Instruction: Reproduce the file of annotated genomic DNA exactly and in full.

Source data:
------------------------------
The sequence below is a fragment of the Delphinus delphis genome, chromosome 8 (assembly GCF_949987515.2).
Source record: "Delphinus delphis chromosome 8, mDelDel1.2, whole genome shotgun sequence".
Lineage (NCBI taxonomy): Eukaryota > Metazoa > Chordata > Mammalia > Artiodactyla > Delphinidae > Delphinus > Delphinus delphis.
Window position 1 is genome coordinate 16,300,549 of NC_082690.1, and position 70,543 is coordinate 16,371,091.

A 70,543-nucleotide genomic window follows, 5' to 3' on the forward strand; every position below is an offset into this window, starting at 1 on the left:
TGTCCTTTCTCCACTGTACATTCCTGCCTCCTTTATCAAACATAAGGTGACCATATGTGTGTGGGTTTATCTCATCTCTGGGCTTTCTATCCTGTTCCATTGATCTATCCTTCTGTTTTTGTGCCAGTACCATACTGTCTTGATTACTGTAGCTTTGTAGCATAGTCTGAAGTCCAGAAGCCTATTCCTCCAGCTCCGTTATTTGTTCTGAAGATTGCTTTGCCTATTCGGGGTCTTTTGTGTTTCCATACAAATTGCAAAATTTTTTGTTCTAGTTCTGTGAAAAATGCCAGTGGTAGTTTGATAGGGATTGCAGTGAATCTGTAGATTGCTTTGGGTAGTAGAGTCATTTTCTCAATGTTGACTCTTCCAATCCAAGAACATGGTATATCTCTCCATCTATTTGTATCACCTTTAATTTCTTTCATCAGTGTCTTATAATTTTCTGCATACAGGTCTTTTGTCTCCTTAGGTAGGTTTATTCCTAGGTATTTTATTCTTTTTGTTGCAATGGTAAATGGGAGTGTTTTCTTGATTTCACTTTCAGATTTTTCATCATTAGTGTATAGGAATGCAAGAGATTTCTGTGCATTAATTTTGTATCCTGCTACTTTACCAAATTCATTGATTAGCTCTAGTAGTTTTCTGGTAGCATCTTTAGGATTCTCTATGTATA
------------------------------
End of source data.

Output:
The sequence below is a fragment of the Delphinus delphis genome, chromosome 8 (assembly GCF_949987515.2).
Source record: "Delphinus delphis chromosome 8, mDelDel1.2, whole genome shotgun sequence".
Lineage (NCBI taxonomy): Eukaryota > Metazoa > Chordata > Mammalia > Artiodactyla > Delphinidae > Delphinus > Delphinus delphis.
Window position 1 is genome coordinate 16,300,549 of NC_082690.1, and position 70,543 is coordinate 16,371,091.

A 70,543-nucleotide genomic window follows, 5' to 3' on the forward strand; every position below is an offset into this window, starting at 1 on the left:
TGTCCTTTCTCCACTGTACATTCCTGCCTCCTTTATCAAACATAAGGTGACCATATGTGTGTGGGTTTATCTCATCTCTGGGCTTTCTATCCTGTTCCATTGATCTATCCTTCTGTTTTTGTGCCAGTACCATACTGTCTTGATTACTGTAGCTTTGTAGCATAGTCTGAAGTCCAGAAGCCTATTCCTCCAGCTCCGTTATTTGTTCTGAAGATTGCTTTGCCTATTCGGGGTCTTTTGTGTTTCCATACAAATTGCAAAATTTTTTGTTCTAGTTCTGTGAAAAATGCCAGTGGTAGTTTGATAGGGATTGCAGTGAATCTGTAGATTGCTTTGGGTAGTAGAGTCATTTTCTCAATGTTGACTCTTCCAATCCAAGAACATGGTATATCTCTCCATCTATTTGTATCACCTTTAATTTCTTTCATCAGTGTCTTATAATTTTCTGCATACAGGTCTTTTGTCTCCTTAGGTAGGTTTATTCCTAGGTATTTTATTCTTTTTGTTGCAATGGTAAATGGGAGTGTTTTCTTGATTTCACTTTCAGATTTTTCATCATTAGTGTATAGGAATGCAAGAGATTTCTGTGCATTAATTTTGTATCCTGCTACTTTACCAAATTCATTGATTAGCTCTAGTAGTTTTCTGGTAGCATCTTTAGGATTCTCTATGTATA